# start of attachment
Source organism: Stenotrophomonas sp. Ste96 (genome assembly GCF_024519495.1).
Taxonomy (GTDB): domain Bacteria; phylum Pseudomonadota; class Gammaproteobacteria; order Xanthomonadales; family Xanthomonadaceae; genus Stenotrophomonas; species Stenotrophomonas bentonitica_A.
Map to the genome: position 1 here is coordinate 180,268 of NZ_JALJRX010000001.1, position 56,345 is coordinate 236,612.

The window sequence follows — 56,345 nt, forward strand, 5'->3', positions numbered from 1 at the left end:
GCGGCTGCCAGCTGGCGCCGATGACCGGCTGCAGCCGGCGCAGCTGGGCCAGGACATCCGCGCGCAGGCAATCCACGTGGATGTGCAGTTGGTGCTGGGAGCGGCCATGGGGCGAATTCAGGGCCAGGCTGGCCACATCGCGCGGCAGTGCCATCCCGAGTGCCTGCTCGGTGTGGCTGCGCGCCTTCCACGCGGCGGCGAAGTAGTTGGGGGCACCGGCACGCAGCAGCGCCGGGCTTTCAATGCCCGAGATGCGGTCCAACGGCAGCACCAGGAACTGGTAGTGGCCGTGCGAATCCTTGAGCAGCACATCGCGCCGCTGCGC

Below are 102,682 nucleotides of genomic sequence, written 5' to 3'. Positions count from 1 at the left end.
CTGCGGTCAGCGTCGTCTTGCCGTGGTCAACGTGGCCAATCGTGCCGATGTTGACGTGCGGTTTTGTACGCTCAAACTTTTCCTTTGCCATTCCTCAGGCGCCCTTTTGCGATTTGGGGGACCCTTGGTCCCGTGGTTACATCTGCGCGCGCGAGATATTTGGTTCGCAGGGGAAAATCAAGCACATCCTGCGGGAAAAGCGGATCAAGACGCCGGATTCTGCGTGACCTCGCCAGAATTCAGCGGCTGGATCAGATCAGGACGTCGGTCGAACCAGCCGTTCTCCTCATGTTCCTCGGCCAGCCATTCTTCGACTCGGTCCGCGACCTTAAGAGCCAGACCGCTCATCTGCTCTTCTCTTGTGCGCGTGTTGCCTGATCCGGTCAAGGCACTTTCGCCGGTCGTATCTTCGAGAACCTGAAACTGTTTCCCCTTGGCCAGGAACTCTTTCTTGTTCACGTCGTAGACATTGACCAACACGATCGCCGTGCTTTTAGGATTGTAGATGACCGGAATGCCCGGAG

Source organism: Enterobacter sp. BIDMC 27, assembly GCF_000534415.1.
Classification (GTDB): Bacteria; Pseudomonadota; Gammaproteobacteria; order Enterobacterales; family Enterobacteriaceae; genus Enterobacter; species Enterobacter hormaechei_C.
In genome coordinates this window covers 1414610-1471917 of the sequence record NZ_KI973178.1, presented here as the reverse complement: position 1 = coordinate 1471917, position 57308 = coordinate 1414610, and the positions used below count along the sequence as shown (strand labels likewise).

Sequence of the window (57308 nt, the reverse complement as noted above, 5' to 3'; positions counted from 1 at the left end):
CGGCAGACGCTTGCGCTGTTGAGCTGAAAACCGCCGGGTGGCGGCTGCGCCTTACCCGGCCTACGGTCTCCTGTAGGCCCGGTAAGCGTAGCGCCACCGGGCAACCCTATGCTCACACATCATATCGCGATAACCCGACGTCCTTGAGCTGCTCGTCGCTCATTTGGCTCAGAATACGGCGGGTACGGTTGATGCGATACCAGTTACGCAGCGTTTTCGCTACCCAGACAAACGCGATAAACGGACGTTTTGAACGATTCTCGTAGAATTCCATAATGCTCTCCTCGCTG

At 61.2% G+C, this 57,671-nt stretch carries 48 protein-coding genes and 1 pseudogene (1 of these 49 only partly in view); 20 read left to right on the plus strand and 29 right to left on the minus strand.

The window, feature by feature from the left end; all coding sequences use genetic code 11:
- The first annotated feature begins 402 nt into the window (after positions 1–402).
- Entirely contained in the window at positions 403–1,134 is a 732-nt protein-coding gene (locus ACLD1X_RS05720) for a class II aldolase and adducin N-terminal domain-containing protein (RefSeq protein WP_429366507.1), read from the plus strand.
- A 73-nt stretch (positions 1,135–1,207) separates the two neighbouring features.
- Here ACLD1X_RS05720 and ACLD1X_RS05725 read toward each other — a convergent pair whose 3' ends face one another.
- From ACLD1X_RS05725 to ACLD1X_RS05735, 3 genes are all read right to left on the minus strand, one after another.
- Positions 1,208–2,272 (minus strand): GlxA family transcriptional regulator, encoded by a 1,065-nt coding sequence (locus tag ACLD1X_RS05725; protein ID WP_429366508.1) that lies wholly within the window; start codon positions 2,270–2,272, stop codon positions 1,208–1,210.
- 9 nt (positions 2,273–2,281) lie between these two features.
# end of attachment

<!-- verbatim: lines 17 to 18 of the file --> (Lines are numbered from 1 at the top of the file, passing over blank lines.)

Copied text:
- A 73-nt stretch (positions 1,135–1,207) separates the two neighbouring features.
- Here ACLD1X_RS05720 and ACLD1X_RS05725 read toward each other — a convergent pair whose 3' ends face one another.